1

How can I write e^(3j) in LaTeX?

I have tried many syntax, like $e^(3j)$ or $e^*{3j}$

Any help will be very well received.

  • 2
    What about $e^{3j}$ or $e^{(3j)}$ depending on what you want. – moewe Aug 16 '15 at 10:42
  • 3
    (at least) 3 people think this is well researched, it's also some how become a "hot question" - this is a prime example of what's wrong with the hot questions, people who know absolutely nothing come along and are like "Yeah, that's a good question" (3 upvotes is rather small, I've seen some 'if you knew what the [se site name] was about you wouldn't upvote this' hit as high as 65 upvotes) – Alec Teal Aug 16 '15 at 15:08
  • 4
    Possible duplicate of How do I produce exponents with variables? – Andrew Uzzell Nov 9 '16 at 19:13
  • I've closed the linked question as a duplicate of this one, since this one is much older. – Werner Nov 9 '16 at 20:07
10

Group the exponent in curly braces, and use the ^ sign to make it a superscript. If you really need parentheses, add them inside the braces too.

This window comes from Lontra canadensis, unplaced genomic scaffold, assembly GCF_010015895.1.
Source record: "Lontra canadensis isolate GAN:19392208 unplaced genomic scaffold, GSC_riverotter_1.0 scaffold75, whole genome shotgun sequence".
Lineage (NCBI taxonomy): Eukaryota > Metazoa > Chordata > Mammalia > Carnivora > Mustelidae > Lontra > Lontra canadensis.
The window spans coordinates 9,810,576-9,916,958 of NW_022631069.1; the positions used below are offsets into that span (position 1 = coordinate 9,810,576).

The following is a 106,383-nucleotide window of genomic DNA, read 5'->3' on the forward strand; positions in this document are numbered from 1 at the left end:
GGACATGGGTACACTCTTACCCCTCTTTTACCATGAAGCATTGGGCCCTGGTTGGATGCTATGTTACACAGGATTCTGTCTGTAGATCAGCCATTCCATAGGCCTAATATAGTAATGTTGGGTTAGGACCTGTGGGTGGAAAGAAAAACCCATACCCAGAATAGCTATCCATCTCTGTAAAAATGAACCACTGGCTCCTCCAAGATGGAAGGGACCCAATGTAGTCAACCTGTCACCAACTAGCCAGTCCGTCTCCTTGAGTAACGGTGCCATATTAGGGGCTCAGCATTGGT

\documentclass[border=10pt]{standalone}
\begin{document}
$e^{3j}$ or $e^{(3j)}$%a variable e
\quad
$\mathrm{e}^{3j}$% e as a constant
\end{document}

Output

  • 1
    I feel one should use \exp and define it to one's likings, but that's debatable – Bort Aug 16 '15 at 10:51
  • @Bort But there are times when one wants to write $\exp(blah)$ and times when one wants to write $\mathrm{e}^{blah}$. The former is well-suited to complicated expressions; the latter to simple ones. – David Richerby Aug 16 '15 at 15:30

Your Answer

By clicking “Post Your Answer”, you agree to our terms of service, privacy policy and cookie policy

Not the answer you're looking for? Browse other questions tagged or ask your own question.